Emmy Award-winning TV journalist Maria Menounos, who may be remembered for her time hosting shows like "E! News" and "Extra" or on gas station pumps, recently opened up about a series of difficult health battles that she has endured and overcome.
Menounos revealed that "God granted me a miracle" in that she survived extensive surgery to deal with a diagnosis of a stage 2 form of pancreatic cancer, the Daily Wire reported.
Her apparent victory over the often fatal disease followed other potentially deadly diagnoses and comes as she and her husband, Keven Undergaro, who have dealt with a fertility issue for a decade, are about to welcome into their lives a newborn baby thanks to a surrogate mother.
In an exclusive interview with People magazine, the 44-year-old Menounos said, "This whole year has been trauma, stress, crisis," and that with regard to the impending birth of her daughter through a surrogate later this year, "There was a minute when we were planning something, and then it became too much. I thought, 'I just need to heal.'"
Her health troubles actually began in 2017 when she had been diagnosed with a brain tumor that was benign and successfully treated, only for her health to take another bad turn last year with a diagnosis of type 1 diabetes.
"I was feeling so good, and then I got slapped in the face with a new diagnosis," Menounos said and noted that the severe leg cramps she began to suffer would have her "scream out loud, I was inconsolable."
However, after being prescribed daily insulin, making significant changes to her diet, and monitoring her glucose level, "I was crushing it" within a few months, and she said, "I felt so good. What else could go wrong?"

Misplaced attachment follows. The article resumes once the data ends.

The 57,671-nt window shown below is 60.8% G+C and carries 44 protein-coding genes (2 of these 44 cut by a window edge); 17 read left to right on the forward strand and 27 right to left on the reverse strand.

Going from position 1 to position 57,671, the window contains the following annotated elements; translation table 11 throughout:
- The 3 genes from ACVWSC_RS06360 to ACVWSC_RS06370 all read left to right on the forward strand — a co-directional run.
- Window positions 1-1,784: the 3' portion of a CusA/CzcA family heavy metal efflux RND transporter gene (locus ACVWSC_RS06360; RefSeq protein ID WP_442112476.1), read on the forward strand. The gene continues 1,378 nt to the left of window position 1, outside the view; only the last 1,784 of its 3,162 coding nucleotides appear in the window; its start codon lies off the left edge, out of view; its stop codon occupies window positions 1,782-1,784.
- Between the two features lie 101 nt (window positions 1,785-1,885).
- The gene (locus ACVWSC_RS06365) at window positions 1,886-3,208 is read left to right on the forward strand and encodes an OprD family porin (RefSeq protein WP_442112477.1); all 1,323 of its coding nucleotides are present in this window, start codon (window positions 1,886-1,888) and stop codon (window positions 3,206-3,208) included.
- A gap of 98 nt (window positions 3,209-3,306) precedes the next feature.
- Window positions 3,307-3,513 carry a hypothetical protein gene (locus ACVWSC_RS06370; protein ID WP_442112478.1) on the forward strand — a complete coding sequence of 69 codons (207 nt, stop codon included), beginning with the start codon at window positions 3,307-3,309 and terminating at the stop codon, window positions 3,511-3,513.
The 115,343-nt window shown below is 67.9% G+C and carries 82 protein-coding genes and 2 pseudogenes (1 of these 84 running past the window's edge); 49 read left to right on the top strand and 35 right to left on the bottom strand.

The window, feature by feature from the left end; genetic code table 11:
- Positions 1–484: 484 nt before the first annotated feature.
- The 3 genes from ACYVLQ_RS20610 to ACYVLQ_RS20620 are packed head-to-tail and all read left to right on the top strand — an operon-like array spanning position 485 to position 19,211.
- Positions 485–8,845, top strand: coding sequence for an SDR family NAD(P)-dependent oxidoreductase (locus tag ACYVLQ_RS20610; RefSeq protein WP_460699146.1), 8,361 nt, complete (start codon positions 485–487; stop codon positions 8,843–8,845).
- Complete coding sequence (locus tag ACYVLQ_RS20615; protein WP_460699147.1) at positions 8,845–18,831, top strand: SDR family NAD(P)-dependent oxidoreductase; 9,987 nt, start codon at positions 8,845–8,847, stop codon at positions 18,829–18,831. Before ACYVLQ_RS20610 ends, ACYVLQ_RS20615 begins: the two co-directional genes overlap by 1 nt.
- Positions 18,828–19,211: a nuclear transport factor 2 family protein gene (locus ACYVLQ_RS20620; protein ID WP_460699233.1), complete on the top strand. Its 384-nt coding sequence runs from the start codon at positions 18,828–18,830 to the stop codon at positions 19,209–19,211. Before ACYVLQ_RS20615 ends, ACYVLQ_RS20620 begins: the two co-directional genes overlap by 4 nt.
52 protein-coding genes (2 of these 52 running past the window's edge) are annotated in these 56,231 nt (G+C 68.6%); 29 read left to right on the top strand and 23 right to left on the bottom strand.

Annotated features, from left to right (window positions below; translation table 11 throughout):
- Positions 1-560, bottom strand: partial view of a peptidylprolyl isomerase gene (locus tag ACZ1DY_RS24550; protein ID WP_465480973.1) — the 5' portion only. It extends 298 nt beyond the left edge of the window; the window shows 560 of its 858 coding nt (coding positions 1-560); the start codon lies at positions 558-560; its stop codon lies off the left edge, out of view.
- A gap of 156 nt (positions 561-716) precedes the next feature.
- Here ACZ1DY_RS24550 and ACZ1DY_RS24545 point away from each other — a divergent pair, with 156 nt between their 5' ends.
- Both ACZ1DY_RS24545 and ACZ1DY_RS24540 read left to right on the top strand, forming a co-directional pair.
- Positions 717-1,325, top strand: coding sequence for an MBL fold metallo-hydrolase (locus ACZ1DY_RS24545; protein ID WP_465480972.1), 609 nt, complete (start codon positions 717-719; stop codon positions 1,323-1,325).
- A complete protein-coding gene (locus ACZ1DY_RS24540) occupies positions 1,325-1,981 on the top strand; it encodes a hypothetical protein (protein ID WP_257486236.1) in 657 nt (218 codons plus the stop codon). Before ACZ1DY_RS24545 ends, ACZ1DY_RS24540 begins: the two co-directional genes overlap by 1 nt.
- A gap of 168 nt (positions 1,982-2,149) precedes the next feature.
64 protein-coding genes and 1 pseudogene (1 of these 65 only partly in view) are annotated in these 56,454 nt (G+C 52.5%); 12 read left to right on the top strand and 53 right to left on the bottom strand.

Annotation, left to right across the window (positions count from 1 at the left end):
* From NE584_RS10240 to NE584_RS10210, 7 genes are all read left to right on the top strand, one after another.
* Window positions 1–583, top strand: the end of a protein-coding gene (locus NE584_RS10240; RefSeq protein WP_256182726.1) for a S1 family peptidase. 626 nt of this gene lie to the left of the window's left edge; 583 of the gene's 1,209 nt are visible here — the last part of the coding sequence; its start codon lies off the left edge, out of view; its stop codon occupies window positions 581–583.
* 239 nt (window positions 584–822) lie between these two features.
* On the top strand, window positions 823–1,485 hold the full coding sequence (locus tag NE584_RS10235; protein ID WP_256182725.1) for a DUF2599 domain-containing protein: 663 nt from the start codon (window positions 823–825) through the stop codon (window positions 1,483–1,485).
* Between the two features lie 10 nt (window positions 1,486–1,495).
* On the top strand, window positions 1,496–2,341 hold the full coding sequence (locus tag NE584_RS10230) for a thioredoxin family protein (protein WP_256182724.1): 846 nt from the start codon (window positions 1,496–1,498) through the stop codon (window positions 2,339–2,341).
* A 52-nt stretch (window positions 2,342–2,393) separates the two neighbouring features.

The answer to that question came about a month later when Menounos returned to the hospital "with excruciating abdominal pain coupled with diarrhea," which doctors at first were unable to determine the cause of through routine testing. "They said, 'Everything's fine.' But I kept having pains."
A few weeks after that, while on a flight, the worsening pain felt "like someone was tearing my insides out," so she sought out the help of a private specialist company and received a whole-body MRI scan that revealed a nearly 4-centimeter growth on her pancreas that was confirmed via biopsy as a cancerous Stage 2 pancreatic neuroendocrine tumor.
"I'm like 'How in the freaking world can I have a brain tumor and pancreatic cancer?'" Menounos said. "All I could think was that I have a baby coming."
Following that diagnosis in January, she underwent extensive surgery that removed the tumor along with parts of her pancreas and spleen, a fibroid growth, and 17 lymph nodes, which led to a "super painful" recovery in which she "couldn't move or lift myself up."
Menounos went on to praise her husband and father for their support, as well as the work of the doctors and surgeons who helped her defeat cancer without having to undergo chemotherapy or radiation treatment. "I'm so grateful and so lucky," she said of her recovery and her soon-to-be-born baby. "God granted me a miracle. I'm going to appreciate having her in my life so much more than I would have before this journey."
"Obviously, there's so much to say about this and what Ive gone through these last few months, and even year," Menounos wrote in a thread of tweets about the People magazine interview. "First, dealing with the diabetes diagnosis last summer, second (my other miracle) preparing for my soon to be newborn baby and third, pancreas cancer."
"I still haven't come to grips with it all, including the fact that so very few even survive pancreatic cancer. I have SO much information and SO many breakthroughs that I think/hope can save others," she added. "I do plan to share everything on my podcast and on as many platforms as I can. For now I'll say how grateful I am to be able alive and well and that I WILL get to hold my baby! Thank you God."